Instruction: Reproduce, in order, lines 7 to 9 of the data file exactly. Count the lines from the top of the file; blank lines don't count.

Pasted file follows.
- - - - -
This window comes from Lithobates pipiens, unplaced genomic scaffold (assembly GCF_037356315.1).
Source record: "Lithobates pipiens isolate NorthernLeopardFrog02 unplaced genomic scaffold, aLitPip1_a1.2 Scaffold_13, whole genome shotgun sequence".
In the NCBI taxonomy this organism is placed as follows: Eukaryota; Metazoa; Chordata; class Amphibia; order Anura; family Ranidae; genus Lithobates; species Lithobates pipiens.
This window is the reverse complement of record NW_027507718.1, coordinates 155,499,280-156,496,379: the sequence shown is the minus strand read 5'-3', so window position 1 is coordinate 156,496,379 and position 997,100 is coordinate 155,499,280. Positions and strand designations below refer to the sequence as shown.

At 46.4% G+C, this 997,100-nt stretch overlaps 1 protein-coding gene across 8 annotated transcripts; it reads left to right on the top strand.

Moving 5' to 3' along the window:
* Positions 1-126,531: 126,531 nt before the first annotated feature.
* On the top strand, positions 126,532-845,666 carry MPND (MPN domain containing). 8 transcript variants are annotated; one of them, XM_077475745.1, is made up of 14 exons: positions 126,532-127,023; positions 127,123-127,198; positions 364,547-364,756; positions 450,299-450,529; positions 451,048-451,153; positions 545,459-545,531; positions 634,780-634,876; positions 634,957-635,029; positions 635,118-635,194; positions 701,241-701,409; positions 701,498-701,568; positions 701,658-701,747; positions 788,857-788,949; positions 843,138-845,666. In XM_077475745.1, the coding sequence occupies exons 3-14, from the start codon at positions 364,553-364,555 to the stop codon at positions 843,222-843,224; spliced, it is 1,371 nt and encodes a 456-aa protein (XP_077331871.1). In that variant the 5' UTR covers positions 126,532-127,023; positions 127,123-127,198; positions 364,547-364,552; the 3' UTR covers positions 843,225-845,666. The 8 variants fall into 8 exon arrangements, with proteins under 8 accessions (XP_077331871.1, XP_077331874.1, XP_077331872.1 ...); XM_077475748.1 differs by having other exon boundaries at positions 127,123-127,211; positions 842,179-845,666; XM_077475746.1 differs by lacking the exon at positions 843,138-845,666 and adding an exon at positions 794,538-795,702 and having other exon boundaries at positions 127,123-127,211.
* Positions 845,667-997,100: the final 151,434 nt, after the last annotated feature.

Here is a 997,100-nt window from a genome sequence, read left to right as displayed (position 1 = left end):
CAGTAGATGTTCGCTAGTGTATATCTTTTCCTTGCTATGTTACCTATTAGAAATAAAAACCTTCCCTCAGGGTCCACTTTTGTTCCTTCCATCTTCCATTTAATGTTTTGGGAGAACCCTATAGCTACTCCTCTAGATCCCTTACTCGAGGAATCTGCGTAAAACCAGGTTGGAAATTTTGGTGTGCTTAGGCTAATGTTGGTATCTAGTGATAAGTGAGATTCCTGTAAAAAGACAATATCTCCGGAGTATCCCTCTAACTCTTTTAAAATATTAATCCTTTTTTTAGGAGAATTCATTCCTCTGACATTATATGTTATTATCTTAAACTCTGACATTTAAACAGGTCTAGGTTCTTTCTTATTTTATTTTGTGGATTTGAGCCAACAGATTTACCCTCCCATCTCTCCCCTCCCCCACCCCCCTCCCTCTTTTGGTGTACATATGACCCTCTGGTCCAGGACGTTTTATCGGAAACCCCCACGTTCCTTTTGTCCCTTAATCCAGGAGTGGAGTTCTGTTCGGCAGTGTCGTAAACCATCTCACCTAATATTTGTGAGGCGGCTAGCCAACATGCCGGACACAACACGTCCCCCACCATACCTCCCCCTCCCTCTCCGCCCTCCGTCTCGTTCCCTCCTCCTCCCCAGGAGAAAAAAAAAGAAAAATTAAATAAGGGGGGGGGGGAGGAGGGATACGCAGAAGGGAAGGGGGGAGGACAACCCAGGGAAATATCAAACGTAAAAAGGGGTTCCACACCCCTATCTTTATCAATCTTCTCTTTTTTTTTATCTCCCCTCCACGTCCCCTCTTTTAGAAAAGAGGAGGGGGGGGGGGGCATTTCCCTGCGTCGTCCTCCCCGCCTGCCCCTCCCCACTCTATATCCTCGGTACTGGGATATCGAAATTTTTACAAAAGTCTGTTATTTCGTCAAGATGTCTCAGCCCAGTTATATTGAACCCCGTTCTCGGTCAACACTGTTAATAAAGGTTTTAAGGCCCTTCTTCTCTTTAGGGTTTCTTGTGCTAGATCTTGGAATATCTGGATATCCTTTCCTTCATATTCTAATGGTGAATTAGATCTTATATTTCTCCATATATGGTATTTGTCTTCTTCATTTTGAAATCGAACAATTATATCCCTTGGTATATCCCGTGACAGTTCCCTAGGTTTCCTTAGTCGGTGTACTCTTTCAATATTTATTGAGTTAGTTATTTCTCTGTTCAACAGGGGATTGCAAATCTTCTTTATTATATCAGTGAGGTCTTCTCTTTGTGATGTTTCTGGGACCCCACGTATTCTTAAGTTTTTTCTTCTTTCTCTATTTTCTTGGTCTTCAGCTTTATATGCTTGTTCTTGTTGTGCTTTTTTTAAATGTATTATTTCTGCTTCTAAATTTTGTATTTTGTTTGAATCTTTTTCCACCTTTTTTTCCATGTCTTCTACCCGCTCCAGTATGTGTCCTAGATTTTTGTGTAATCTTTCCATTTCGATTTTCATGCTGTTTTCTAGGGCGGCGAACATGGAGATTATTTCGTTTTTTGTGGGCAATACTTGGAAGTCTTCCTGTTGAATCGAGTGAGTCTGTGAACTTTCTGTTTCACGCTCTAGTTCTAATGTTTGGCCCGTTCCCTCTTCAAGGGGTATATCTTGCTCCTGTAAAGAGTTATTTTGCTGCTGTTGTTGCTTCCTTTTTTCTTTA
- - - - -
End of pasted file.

* Positions 1-126,531: 126,531 nt before the first annotated feature.
* On the top strand, positions 126,532-845,666 carry MPND (MPN domain containing). 8 transcript variants are annotated; one of them, XM_077475745.1, is made up of 14 exons: positions 126,532-127,023; positions 127,123-127,198; positions 364,547-364,756; positions 450,299-450,529; positions 451,048-451,153; positions 545,459-545,531; positions 634,780-634,876; positions 634,957-635,029; positions 635,118-635,194; positions 701,241-701,409; positions 701,498-701,568; positions 701,658-701,747; positions 788,857-788,949; positions 843,138-845,666. In XM_077475745.1, the coding sequence occupies exons 3-14, from the start codon at positions 364,553-364,555 to the stop codon at positions 843,222-843,224; spliced, it is 1,371 nt and encodes a 456-aa protein (XP_077331871.1). In that variant the 5' UTR covers positions 126,532-127,023; positions 127,123-127,198; positions 364,547-364,552; the 3' UTR covers positions 843,225-845,666. The 8 variants fall into 8 exon arrangements, with proteins under 8 accessions (XP_077331871.1, XP_077331874.1, XP_077331872.1 ...); XM_077475748.1 differs by having other exon boundaries at positions 127,123-127,211; positions 842,179-845,666; XM_077475746.1 differs by lacking the exon at positions 843,138-845,666 and adding an exon at positions 794,538-795,702 and having other exon boundaries at positions 127,123-127,211.
* Positions 845,667-997,100: the final 151,434 nt, after the last annotated feature.